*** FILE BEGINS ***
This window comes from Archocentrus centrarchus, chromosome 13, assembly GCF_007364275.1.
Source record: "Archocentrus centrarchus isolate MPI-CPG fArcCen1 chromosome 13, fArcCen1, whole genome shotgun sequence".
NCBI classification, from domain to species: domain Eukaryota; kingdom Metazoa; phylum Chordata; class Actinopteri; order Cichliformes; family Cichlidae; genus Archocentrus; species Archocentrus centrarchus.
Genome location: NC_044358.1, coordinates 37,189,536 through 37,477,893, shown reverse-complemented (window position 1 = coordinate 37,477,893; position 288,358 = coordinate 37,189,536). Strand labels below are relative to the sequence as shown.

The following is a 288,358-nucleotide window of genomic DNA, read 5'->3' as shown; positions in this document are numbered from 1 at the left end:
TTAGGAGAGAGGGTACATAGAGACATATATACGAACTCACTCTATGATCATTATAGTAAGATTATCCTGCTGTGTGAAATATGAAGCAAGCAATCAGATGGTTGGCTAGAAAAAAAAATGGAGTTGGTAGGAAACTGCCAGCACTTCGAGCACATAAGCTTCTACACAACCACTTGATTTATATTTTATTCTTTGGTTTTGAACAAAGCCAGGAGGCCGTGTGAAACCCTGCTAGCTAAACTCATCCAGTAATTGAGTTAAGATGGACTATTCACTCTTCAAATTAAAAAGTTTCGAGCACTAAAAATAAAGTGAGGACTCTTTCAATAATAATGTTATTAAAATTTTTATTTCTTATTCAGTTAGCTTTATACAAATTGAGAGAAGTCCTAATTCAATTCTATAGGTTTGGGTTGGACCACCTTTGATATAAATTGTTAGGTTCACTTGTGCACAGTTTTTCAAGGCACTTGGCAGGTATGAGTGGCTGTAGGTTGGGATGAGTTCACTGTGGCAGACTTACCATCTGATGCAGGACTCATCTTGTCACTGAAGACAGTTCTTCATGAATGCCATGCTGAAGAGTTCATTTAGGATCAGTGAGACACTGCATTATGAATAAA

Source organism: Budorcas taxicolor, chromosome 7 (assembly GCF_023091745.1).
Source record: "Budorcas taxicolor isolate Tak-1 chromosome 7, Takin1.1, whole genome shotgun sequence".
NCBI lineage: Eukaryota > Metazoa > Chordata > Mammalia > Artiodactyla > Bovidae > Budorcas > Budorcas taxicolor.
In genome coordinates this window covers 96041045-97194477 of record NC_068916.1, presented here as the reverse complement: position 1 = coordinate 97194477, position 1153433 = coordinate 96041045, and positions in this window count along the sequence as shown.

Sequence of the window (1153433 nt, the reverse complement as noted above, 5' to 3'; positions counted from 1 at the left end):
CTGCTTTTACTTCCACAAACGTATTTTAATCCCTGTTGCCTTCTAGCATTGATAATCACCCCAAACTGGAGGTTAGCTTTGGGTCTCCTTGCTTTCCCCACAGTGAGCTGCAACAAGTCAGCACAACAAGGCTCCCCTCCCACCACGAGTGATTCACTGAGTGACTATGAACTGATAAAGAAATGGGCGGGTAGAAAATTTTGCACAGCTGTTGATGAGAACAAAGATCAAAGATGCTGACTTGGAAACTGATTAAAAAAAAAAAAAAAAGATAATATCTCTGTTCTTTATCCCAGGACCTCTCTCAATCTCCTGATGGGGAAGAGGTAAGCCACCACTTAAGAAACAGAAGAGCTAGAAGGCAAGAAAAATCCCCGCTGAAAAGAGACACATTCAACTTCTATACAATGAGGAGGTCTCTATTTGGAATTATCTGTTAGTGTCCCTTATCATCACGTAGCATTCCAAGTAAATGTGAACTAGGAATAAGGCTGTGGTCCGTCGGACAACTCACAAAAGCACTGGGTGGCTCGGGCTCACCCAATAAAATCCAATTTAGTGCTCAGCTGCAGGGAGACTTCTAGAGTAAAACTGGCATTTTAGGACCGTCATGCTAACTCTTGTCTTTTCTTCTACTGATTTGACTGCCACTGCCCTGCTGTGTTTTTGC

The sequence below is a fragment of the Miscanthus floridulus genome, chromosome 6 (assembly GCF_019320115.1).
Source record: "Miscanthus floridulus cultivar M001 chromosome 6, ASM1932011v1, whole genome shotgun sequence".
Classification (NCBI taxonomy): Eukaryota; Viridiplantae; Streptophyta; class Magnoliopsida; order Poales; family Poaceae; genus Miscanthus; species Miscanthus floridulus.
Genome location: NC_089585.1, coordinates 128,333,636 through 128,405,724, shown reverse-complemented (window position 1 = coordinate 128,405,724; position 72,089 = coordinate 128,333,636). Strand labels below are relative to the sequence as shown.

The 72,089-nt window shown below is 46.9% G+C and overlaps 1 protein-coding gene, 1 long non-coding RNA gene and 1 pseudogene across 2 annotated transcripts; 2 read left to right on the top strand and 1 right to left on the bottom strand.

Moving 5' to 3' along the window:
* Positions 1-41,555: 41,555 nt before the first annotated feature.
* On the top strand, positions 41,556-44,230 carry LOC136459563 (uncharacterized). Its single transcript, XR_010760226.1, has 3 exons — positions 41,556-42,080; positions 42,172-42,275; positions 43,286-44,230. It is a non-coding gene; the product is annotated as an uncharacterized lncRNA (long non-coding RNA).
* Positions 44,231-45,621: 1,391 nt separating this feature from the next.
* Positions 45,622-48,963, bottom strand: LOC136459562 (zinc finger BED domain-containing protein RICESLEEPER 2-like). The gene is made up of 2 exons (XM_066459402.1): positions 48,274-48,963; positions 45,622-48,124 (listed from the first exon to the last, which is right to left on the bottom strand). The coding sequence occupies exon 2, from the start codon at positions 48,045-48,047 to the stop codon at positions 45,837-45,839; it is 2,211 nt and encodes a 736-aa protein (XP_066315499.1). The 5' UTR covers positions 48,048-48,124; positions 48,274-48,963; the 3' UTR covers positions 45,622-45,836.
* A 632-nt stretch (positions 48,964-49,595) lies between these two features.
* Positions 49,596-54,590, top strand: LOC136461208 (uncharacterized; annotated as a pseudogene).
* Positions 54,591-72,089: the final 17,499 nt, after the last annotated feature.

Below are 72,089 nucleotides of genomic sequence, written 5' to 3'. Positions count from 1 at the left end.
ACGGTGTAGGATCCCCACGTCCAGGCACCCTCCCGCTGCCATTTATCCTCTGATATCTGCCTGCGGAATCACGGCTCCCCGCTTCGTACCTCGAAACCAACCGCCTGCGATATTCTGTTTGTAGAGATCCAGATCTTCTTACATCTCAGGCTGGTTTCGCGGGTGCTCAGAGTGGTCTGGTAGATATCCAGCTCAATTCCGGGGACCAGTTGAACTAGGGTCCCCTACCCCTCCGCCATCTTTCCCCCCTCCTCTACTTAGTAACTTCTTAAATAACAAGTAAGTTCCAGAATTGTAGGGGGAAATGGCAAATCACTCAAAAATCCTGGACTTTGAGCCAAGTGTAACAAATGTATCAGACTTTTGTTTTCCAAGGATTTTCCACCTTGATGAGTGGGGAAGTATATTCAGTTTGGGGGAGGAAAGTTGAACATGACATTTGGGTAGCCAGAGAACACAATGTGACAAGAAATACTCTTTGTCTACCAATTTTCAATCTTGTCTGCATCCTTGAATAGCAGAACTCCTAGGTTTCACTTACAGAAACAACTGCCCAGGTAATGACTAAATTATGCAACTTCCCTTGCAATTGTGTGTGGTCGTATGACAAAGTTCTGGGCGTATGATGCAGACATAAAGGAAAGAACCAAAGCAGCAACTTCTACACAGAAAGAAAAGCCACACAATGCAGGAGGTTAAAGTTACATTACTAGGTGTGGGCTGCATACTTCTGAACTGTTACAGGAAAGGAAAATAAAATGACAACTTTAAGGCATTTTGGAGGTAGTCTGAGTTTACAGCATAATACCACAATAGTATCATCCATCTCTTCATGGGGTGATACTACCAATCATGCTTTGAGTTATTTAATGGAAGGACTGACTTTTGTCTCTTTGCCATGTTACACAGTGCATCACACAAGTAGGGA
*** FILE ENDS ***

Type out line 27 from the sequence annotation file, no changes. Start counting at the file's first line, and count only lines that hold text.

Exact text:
ACGGTGTAGGATCCCCACGTCCAGGCACCCTCCCGCTGCCATTTATCCTCTGATATCTGCCTGCGGAATCACGGCTCCCCGCTTCGTACCTCGAAACCAACCGCCTGCGATATTCTGTTTGTAGAGATCCAGATCTTCTTACATCTCAGGCTGGTTTCGCGGGTGCTCAGAGTGGTCTGGTAGATATCCAGCTCAATTCCGGGGACCAGTTGAACTAGGGTCCCCTACCCCTCCGCCATCTTTCCCCCCTCCTCTACTTAGTAACTTCTTAAATAACAAGTAAGTTCCAGAATTGTAGGGGGAAATGGCAAATCACTCAAAAATCCTGGACTTTGAGCCAAGTGTAACAAATGTATCAGACTTTTGTTTTCCAAGGATTTTCCACCTTGATGAGTGGGGAAGTATATTCAGTTTGGGGGAGGAAAGTTGAACATGACATTTGGGTAGCCAGAGAACACAATGTGACAAGAAATACTCTTTGTCTACCAATTTTCAATCTTGTCTGCATCCTTGAATAGCAGAACTCCTAGGTTTCACTTACAGAAACAACTGCCCAGGTAATGACTAAATTATGCAACTTCCCTTGCAATTGTGTGTGGTCGTATGACAAAGTTCTGGGCGTATGATGCAGACATAAAGGAAAGAACCAAAGCAGCAACTTCTACACAGAAAGAAAAGCCACACAATGCAGGAGGTTAAAGTTACATTACTAGGTGTGGGCTGCATACTTCTGAACTGTTACAGGAAAGGAAAATAAAATGACAACTTTAAGGCATTTTGGAGGTAGTCTGAGTTTACAGCATAATACCACAATAGTATCATCCATCTCTTCATGGGGTGATACTACCAATCATGCTTTGAGTTATTTAATGGAAGGACTGACTTTTGTCTCTTTGCCATGTTACACAGTGCATCACACAAGTAGGGA